Shining a light on democracy
Industries and jobs disappear over time. We no longer need lamplighters or ice cutters. We don’t have to go to the video store or wait at home for a phone call. Few will argue that electricity, refrigeration, Netflix and cellphones have not made our lives easier.
As an editor and reporter for almost 20 years, I’ve watched anxiously as the media landscape has changed in the Granite State and beyond. All media has been affected by declining revenues, staff reductions and changing distribution models.
Fifty years ago, if you did not read the newspaper, your only other option was to catch the local or network news when it was on. In 2017, you can get information from infinite sources via the internet and social media and several cable news networks 24/7.
Following the logic spelled out above, this would seem a more than adequate replacement for not only a printed product, but also paid, professional journalists. But it shouldn’t be, and it can’t be.
In this issue, we are concluding our four-part Democracy Deconstructed series with a look at the essential role the media plays in maintaining a functioning democracy.
The existence of a free press, guaranteed by the First Amendment of the Constitution, is what separates a democratic country from an authoritarian one. In North Korea, the press is strictly controlled because when you control the press — the flow of information — you control society. You can’t criticize the government or its leader or you will be jailed.
In the United States, press freedom is what allows information to get to the citizenry so they can make informed decisions about our government – the government elected by us and that represents us.
That information needs to be produced by professionals who adhere to a strict set of standards and ethics. Anyone can post information on the internet, but as it is stated by the American Press Institute, a “journalist places the public good above all else and uses certain methods – the foundation of which is a discipline of verification – to gather and assess what he or she finds.” A journalist, first and foremost, keeps the powerful in check, and their highest obligation is to the reader.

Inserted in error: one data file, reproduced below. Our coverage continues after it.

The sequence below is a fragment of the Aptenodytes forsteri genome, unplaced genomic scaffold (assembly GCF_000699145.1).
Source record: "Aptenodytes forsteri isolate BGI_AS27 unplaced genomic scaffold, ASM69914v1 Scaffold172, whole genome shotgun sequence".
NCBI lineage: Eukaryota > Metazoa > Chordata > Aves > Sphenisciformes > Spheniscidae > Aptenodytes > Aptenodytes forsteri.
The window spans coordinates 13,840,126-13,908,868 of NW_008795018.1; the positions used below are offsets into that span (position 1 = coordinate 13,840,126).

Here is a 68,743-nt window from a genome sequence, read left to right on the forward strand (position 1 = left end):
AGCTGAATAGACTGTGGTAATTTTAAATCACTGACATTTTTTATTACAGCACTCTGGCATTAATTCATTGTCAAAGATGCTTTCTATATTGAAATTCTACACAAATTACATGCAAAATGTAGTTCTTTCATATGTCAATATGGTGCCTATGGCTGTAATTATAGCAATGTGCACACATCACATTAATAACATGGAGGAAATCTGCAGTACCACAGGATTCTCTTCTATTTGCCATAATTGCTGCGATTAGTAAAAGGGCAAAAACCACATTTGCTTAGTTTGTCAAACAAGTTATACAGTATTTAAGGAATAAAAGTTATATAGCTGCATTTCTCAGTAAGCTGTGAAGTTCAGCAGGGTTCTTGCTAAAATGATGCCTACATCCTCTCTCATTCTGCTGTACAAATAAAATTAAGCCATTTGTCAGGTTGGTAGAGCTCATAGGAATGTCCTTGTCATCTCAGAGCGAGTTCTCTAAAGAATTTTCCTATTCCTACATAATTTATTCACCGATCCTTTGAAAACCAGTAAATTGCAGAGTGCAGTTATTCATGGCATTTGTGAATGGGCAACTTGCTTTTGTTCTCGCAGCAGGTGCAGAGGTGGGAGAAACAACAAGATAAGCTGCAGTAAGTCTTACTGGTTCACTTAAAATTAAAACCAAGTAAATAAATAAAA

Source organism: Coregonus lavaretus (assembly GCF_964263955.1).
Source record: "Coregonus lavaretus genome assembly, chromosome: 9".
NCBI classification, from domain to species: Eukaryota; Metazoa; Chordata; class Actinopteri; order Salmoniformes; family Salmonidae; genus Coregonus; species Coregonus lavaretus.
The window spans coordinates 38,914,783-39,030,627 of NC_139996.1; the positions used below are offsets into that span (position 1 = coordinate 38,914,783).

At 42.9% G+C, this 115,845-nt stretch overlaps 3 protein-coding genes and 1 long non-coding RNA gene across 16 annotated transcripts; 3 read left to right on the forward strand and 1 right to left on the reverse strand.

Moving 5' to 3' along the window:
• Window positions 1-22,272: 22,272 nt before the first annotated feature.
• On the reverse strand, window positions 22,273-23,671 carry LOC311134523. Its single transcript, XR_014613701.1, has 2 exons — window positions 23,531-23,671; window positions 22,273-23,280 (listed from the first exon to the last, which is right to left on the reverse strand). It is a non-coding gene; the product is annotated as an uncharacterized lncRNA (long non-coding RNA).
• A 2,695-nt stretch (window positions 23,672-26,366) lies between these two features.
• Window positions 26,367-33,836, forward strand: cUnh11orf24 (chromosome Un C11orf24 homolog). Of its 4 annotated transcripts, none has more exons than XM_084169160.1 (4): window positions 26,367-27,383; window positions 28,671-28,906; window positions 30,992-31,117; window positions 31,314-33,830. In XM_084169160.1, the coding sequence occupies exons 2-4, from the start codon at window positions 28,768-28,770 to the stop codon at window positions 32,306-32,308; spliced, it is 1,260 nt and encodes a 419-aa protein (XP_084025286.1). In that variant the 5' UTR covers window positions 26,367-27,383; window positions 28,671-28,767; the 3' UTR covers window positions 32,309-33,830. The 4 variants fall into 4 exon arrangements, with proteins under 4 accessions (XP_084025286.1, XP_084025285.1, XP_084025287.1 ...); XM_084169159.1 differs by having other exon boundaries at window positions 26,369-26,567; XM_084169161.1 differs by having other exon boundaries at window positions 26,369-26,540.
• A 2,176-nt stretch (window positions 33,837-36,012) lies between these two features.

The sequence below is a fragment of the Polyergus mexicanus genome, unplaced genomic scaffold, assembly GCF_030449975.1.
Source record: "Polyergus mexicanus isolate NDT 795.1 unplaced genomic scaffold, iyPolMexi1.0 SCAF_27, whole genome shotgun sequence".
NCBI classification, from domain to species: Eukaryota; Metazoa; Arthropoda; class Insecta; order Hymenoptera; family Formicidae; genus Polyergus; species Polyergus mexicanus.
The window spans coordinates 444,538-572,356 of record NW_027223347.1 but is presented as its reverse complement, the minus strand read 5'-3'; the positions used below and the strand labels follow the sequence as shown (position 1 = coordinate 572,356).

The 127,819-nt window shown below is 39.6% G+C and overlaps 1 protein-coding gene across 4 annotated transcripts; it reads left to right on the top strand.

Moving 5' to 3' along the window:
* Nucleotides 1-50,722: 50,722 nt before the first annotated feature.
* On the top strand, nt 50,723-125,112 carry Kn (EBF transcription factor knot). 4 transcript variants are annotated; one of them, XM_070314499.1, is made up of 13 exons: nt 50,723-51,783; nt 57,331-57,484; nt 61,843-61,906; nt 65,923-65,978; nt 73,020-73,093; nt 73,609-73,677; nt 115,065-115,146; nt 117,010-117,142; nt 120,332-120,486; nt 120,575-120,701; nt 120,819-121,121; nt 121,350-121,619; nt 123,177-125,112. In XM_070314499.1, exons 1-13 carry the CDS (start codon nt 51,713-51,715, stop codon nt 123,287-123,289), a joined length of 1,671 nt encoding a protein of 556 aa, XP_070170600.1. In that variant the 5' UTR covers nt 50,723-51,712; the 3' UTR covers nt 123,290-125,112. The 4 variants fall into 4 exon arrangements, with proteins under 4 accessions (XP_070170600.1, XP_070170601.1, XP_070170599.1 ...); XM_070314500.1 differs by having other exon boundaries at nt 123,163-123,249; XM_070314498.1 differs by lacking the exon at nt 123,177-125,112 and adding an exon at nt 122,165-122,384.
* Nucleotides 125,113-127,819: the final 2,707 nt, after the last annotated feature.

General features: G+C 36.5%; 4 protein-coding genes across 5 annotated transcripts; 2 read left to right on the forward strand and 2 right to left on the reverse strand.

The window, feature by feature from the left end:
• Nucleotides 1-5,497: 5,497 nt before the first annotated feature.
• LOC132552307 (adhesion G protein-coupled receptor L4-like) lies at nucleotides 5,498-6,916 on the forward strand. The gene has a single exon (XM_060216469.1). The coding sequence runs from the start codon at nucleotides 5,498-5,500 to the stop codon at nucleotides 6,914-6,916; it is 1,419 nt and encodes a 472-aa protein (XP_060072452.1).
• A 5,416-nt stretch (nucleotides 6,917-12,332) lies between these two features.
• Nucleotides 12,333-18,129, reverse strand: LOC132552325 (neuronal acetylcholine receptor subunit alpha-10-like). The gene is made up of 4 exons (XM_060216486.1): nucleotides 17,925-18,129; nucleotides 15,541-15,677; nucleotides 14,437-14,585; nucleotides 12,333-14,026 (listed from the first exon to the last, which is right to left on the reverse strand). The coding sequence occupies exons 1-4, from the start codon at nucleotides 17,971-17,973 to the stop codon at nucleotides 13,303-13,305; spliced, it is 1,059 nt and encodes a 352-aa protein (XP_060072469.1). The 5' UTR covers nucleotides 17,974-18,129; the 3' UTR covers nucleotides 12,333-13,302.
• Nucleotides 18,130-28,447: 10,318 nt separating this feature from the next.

News companies, like other industries, need to make a profit. And there are organizations that have a social, cultural or political agenda they push via “news reporting.” News comes at us in all directions. It is a challenge to figure out who and what to believe.
Readers need tools to be able to evaluate the validity and truthfulness of a news source. In this issue, we give you tips on how to improve your media literacy, and more importantly, we provide resources so you can teach your child how to be a consumer of news. When news consumers know what to look for and what questions to ask themselves, they can make better assessments of what they are reading.
As a journalist, it is disheartening to see when we sometimes fail to fulfill our mission of reporting accurate, critical information to our citizens. Journalists are not perfect — they make mistakes and can be careless. But destroying press freedoms, threatening journalists and media companies, and failing to defend the First Amendment could be the death knell for our democracy and our country.